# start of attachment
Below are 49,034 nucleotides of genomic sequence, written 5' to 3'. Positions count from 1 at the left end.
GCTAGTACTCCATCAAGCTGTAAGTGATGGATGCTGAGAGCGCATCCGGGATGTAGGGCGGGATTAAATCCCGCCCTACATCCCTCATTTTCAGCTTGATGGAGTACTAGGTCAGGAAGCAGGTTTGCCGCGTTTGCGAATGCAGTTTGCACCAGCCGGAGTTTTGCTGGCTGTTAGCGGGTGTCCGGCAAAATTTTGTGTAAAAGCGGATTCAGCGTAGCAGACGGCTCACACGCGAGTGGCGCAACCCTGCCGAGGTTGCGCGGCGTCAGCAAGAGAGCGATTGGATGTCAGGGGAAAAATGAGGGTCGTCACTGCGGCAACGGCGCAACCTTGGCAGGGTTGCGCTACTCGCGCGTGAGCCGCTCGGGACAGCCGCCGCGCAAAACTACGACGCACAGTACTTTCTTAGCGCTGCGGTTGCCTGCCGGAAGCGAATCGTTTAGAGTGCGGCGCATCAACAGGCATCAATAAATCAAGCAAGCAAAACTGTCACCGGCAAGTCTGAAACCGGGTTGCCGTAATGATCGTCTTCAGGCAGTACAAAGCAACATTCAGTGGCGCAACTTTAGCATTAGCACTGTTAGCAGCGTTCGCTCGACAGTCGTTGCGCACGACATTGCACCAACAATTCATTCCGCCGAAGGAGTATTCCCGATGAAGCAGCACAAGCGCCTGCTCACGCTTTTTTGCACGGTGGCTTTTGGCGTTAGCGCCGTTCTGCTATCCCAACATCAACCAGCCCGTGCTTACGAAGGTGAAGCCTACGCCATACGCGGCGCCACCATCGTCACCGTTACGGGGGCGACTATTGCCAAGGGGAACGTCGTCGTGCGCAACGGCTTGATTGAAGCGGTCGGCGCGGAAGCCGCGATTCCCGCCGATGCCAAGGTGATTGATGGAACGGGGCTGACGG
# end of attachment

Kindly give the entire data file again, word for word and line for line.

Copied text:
Below are 49,034 nucleotides of genomic sequence, written 5' to 3'. Positions count from 1 at the left end.
GCTAGTACTCCATCAAGCTGTAAGTGATGGATGCTGAGAGCGCATCCGGGATGTAGGGCGGGATTAAATCCCGCCCTACATCCCTCATTTTCAGCTTGATGGAGTACTAGGTCAGGAAGCAGGTTTGCCGCGTTTGCGAATGCAGTTTGCACCAGCCGGAGTTTTGCTGGCTGTTAGCGGGTGTCCGGCAAAATTTTGTGTAAAAGCGGATTCAGCGTAGCAGACGGCTCACACGCGAGTGGCGCAACCCTGCCGAGGTTGCGCGGCGTCAGCAAGAGAGCGATTGGATGTCAGGGGAAAAATGAGGGTCGTCACTGCGGCAACGGCGCAACCTTGGCAGGGTTGCGCTACTCGCGCGTGAGCCGCTCGGGACAGCCGCCGCGCAAAACTACGACGCACAGTACTTTCTTAGCGCTGCGGTTGCCTGCCGGAAGCGAATCGTTTAGAGTGCGGCGCATCAACAGGCATCAATAAATCAAGCAAGCAAAACTGTCACCGGCAAGTCTGAAACCGGGTTGCCGTAATGATCGTCTTCAGGCAGTACAAAGCAACATTCAGTGGCGCAACTTTAGCATTAGCACTGTTAGCAGCGTTCGCTCGACAGTCGTTGCGCACGACATTGCACCAACAATTCATTCCGCCGAAGGAGTATTCCCGATGAAGCAGCACAAGCGCCTGCTCACGCTTTTTTGCACGGTGGCTTTTGGCGTTAGCGCCGTTCTGCTATCCCAACATCAACCAGCCCGTGCTTACGAAGGTGAAGCCTACGCCATACGCGGCGCCACCATCGTCACCGTTACGGGGGCGACTATTGCCAAGGGGAACGTCGTCGTGCGCAACGGCTTGATTGAAGCGGTCGGCGCGGAAGCCGCGATTCCCGCCGATGCCAAGGTGATTGATGGAACGGGGCTGACGG